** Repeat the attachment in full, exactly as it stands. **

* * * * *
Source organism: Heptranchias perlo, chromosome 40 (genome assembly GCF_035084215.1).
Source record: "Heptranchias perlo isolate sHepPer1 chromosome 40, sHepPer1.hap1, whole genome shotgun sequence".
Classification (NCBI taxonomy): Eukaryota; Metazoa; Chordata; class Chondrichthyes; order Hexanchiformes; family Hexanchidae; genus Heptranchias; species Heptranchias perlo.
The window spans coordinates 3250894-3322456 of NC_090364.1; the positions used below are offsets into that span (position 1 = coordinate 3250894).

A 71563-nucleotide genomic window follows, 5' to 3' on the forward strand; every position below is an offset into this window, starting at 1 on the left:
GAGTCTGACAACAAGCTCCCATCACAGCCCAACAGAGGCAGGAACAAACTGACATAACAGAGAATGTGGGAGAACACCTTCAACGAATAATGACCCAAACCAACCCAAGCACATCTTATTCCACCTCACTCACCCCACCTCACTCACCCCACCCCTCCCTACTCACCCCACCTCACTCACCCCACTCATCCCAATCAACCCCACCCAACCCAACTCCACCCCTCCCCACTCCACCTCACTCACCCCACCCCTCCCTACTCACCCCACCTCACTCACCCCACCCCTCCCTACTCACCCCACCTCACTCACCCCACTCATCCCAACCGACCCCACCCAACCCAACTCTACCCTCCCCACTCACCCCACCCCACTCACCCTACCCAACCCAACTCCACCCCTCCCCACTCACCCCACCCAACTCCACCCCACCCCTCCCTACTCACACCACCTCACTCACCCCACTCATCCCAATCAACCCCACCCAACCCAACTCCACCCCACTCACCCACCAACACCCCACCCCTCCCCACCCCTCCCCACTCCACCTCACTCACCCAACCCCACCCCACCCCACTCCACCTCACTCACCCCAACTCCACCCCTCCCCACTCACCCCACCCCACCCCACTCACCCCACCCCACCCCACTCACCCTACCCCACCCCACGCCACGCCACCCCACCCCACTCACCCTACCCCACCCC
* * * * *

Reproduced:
Source organism: Heptranchias perlo, chromosome 40 (genome assembly GCF_035084215.1).
Source record: "Heptranchias perlo isolate sHepPer1 chromosome 40, sHepPer1.hap1, whole genome shotgun sequence".
Classification (NCBI taxonomy): Eukaryota; Metazoa; Chordata; class Chondrichthyes; order Hexanchiformes; family Hexanchidae; genus Heptranchias; species Heptranchias perlo.
The window spans coordinates 3250894-3322456 of NC_090364.1; the positions used below are offsets into that span (position 1 = coordinate 3250894).

A 71563-nucleotide genomic window follows, 5' to 3' on the forward strand; every position below is an offset into this window, starting at 1 on the left:
GAGTCTGACAACAAGCTCCCATCACAGCCCAACAGAGGCAGGAACAAACTGACATAACAGAGAATGTGGGAGAACACCTTCAACGAATAATGACCCAAACCAACCCAAGCACATCTTATTCCACCTCACTCACCCCACCTCACTCACCCCACCCCTCCCTACTCACCCCACCTCACTCACCCCACTCATCCCAATCAACCCCACCCAACCCAACTCCACCCCTCCCCACTCCACCTCACTCACCCCACCCCTCCCTACTCACCCCACCTCACTCACCCCACCCCTCCCTACTCACCCCACCTCACTCACCCCACTCATCCCAACCGACCCCACCCAACCCAACTCTACCCTCCCCACTCACCCCACCCCACTCACCCTACCCAACCCAACTCCACCCCTCCCCACTCACCCCACCCAACTCCACCCCACCCCTCCCTACTCACACCACCTCACTCACCCCACTCATCCCAATCAACCCCACCCAACCCAACTCCACCCCACTCACCCACCAACACCCCACCCCTCCCCACCCCTCCCCACTCCACCTCACTCACCCAACCCCACCCCACCCCACTCCACCTCACTCACCCCAACTCCACCCCTCCCCACTCACCCCACCCCACCCCACTCACCCCACCCCACCCCACTCACCCTACCCCACCCCACGCCACGCCACCCCACCCCACTCACCCTACCCCACCCC